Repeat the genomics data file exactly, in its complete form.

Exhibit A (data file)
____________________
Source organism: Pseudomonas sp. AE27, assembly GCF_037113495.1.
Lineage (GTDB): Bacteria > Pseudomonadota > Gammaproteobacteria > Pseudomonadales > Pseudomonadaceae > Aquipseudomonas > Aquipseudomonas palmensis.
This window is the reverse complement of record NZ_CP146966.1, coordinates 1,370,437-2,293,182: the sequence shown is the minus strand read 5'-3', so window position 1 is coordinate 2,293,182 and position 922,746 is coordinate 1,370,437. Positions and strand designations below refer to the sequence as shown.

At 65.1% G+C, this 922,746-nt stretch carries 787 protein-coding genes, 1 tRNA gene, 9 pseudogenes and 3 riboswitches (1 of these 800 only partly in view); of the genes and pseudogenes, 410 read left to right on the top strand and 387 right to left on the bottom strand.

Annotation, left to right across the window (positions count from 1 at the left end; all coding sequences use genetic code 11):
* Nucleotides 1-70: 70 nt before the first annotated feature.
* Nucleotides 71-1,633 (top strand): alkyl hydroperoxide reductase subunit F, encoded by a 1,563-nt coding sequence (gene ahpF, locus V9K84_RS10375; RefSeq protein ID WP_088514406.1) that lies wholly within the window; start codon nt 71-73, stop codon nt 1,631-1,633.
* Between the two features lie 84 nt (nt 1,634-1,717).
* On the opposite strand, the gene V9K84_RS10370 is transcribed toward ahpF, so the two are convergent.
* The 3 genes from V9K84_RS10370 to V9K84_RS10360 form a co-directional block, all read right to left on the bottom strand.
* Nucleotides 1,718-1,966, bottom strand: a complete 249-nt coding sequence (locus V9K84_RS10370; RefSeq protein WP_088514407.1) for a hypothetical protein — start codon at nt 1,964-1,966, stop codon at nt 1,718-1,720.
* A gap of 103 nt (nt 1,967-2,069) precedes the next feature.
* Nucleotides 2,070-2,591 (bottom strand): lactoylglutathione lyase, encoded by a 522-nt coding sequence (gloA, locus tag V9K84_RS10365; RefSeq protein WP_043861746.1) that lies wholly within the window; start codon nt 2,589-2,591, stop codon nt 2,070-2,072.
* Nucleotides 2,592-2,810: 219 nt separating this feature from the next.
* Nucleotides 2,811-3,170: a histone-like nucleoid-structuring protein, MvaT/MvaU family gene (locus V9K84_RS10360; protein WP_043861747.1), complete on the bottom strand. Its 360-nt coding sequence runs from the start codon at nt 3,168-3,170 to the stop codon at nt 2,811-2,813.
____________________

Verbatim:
Source organism: Pseudomonas sp. AE27, assembly GCF_037113495.1.
Lineage (GTDB): Bacteria > Pseudomonadota > Gammaproteobacteria > Pseudomonadales > Pseudomonadaceae > Aquipseudomonas > Aquipseudomonas palmensis.
This window is the reverse complement of record NZ_CP146966.1, coordinates 1,370,437-2,293,182: the sequence shown is the minus strand read 5'-3', so window position 1 is coordinate 2,293,182 and position 922,746 is coordinate 1,370,437. Positions and strand designations below refer to the sequence as shown.

At 65.1% G+C, this 922,746-nt stretch carries 787 protein-coding genes, 1 tRNA gene, 9 pseudogenes and 3 riboswitches (1 of these 800 only partly in view); of the genes and pseudogenes, 410 read left to right on the top strand and 387 right to left on the bottom strand.

Annotation, left to right across the window (positions count from 1 at the left end; all coding sequences use genetic code 11):
* Nucleotides 1-70: 70 nt before the first annotated feature.
* Nucleotides 71-1,633 (top strand): alkyl hydroperoxide reductase subunit F, encoded by a 1,563-nt coding sequence (gene ahpF, locus V9K84_RS10375; RefSeq protein ID WP_088514406.1) that lies wholly within the window; start codon nt 71-73, stop codon nt 1,631-1,633.
* Between the two features lie 84 nt (nt 1,634-1,717).
* On the opposite strand, the gene V9K84_RS10370 is transcribed toward ahpF, so the two are convergent.
* The 3 genes from V9K84_RS10370 to V9K84_RS10360 form a co-directional block, all read right to left on the bottom strand.
* Nucleotides 1,718-1,966, bottom strand: a complete 249-nt coding sequence (locus V9K84_RS10370; RefSeq protein WP_088514407.1) for a hypothetical protein — start codon at nt 1,964-1,966, stop codon at nt 1,718-1,720.
* A gap of 103 nt (nt 1,967-2,069) precedes the next feature.
* Nucleotides 2,070-2,591 (bottom strand): lactoylglutathione lyase, encoded by a 522-nt coding sequence (gloA, locus tag V9K84_RS10365; RefSeq protein WP_043861746.1) that lies wholly within the window; start codon nt 2,589-2,591, stop codon nt 2,070-2,072.
* Nucleotides 2,592-2,810: 219 nt separating this feature from the next.
* Nucleotides 2,811-3,170: a histone-like nucleoid-structuring protein, MvaT/MvaU family gene (locus V9K84_RS10360; protein WP_043861747.1), complete on the bottom strand. Its 360-nt coding sequence runs from the start codon at nt 3,168-3,170 to the stop codon at nt 2,811-2,813.